Tuesday, January 28, 2014

12th Man Fever

I have a confession to make.  It's a dark and uncomfortable secret that I've carried with me my whole life.  I know it will completely disgust some of you, but it's probably best if I just come right out and say it.  Okay (deep breath) here goes:  I am not much of a sports fan.

Whew!--glad that's out of the way.  Now, those of you still reading, hear me out for a minute.  After all, one can't just go around saying they're not a sports fan in this day and age without offering some sort of explanation.  I should clarify a couple of tings.  First, I do like playing sports.  I'm terrible at it, but it is fun for me.  Second, I like attending sporting events, particularly if I don't have to pay for it.  Being in the ball park or at the football or soccer game in the presence of all that energy, there's nothing like it.  What I don't understand is watching endless hours of games on TV, or worse, listening to endless hours of games on the radio, that really have very little value in the scheme of things.  It all seems like a lot of time and resources spent on something that is here and gone with very little impact on anything except possibly the wallet and the waistline.  I'm really not trying to be insulting.  I'm sure there are people who see my obsessions as wastes of time and money, too.  And that's cool.  They're wrong, but that's cool. ;)

But in spite of all that--I've caught the fever...and even cowbell can't cure it.

A variation on the "Go Hawks" wall spelled
out in 12 packs
I live in the Seattle area and, as I'm sure many of you know, our little football club has done pretty well for itself this year.  12th Man Fever has been everywhere around here all season long.  T-shirts, jerseys, hats, flags, tattoos, theme days at my kids' school, all sorts of things.  I went to Wal-Mart a few weeks ago and 12 packs of Pepsi products were stacked into a giant blue (Pepsi) wall with "Go Hawks" spelled out in green (7-Up) and Grey (Diet Pepsi).  It was really something, I must admit.  And then the Seahawks made it to the NFC Championship and things really went crazy:  I WATCHED THE GAME!!!

Not only did I watch it, but I found myself yelling at the TV--and when they won, I jumped up on my coffee table and yelled, "we're going to the Super Bowl!!!!!!"

So, what would cause me, the most apathetic non-sports fan in the history of non-sports fans do such a thing?  12th Man Fever.  I do believe it is contagious.  If you live around here, sooner or later, you're going to catch it.  It's a disease of Northwest Community.  This part of the country is divided by a lot of things:  urban and rural, left and right, it rains a lot so we spend a lot of time indoors rather than in community settings, union and non-union, pro-life and pro-choice, Starbucks and Tully's.  But, in spite of all those things and more, 12th Man Fever unites us all.  It reminds us that (to liberally paraphrase John Donne) "no Hawk is an island."  We are all connected to the whole:  the eleven men on the field and the single, massive entity called "The 12th Man," which exists everywhere Seahawks fans are found.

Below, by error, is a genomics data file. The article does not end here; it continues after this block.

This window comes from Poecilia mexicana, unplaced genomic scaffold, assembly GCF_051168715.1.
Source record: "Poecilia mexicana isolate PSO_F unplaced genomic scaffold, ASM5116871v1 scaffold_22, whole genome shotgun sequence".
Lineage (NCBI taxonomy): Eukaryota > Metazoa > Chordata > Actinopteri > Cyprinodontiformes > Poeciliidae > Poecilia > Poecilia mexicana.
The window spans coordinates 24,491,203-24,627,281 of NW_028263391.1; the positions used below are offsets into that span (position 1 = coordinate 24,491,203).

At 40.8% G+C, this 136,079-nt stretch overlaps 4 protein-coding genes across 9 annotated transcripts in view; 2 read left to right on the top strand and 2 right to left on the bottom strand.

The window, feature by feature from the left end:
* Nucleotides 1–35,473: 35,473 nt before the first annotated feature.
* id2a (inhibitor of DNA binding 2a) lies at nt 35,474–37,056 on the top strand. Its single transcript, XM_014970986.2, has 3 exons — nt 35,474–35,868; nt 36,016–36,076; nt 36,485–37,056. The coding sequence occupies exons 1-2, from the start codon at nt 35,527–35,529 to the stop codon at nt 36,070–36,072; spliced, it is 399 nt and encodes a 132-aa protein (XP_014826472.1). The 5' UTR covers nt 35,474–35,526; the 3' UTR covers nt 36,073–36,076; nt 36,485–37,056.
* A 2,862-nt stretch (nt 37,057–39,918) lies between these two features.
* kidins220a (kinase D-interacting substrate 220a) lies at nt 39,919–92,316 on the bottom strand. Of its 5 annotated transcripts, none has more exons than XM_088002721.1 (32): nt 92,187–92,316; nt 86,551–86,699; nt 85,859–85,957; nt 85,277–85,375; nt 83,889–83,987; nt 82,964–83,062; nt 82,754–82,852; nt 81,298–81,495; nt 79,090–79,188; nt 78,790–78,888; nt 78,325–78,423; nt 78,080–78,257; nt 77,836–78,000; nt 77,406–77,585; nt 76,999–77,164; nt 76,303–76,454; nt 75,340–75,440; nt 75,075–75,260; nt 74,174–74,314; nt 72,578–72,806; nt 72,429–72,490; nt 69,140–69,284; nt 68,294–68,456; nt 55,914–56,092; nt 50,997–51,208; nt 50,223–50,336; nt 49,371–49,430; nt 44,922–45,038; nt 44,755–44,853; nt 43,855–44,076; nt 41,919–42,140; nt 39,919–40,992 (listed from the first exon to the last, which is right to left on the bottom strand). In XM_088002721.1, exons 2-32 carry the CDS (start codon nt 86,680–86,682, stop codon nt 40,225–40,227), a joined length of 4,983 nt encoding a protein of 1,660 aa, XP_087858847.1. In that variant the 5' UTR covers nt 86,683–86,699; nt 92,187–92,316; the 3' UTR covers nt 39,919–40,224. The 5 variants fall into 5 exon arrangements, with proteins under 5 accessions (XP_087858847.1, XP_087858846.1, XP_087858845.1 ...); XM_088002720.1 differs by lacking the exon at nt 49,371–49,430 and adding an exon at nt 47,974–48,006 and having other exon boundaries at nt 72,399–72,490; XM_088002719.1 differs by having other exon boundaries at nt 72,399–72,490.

Yes, it is all wrapped up in one little buzzword:  "community."  We have varying beliefs, opinions, gifts, interests, social status, financial status, and political leanings, but we are one 12th Man.  Sounds an awful lot like Paul's descriptions of the Church in Romans 12 and Ephesians 4--one body, many members.  The Church is full of differences.  Here are a few examples translated into 12th Man terminology.

Some of our very loud hometown fans.
  • Worship:  some paint their faces half blue, half green and supply half of the 127dB level at the CLink (that's Century Link Field here in Seattle to the uninitiated).  Others quietly wear their Hawks t-shirt on the couch at home.

  • Theology:  some know every stat for every player dating back 50 years and every minor rule down to the smallest detail.  Others are glad there are refs and sportscasters who know all of that so they don't have to.

  • Fellowship:  Some love being in the presence of 65,000 fans (very, very loud fans).  Others prefer a small gathering of a few close friends.

  • Evangelism:  some appreciate the in your face style of Richard Sherman.  Others prefer the classy, humble approach of Russell Wilson.
Richard Sherman
Russell Wilson

Naturally, as the church, we are to be individual as well as one large entity or community.  If a region as diverse as the Pacific Northwest can find itself united around something that, in the scheme of things, is really not that important--search your feelings, you know it to be true--then surely, the Church that claims to be the Bride of Christ can unite around something that really does matter:  the Savior Jesus Christ Himself.

So, can we lay aside our petty bickering and focus on the things that really matter?  We will have differences of non-essential theology and practice and that isn't necessarily bad, but we need to keep perspective.  We must keep the essentials essential and the non-essentials non-essential.  Let's not confuse the two.  We may worship in different buildings with different styles of music, methods of baptism and communion and views on pre-destination, but we are ONE BRIDE of Christ.

So, even though I don't rise and fall by the season record of our local team, I am still happy to see "Go Hawks" spelled out in Pepsi products.  To see 12th Man flags flying from cars on those stupid little poles that attach tot he windows.  To see region wide "Blue Day" celebrated at school and work.  To see the 12th Man united in one voice "Go Hawks!"  My greatest hope is that the Bride of Christ will be as united as the 12th Man.
The 12th Man flag flying over the CLink.

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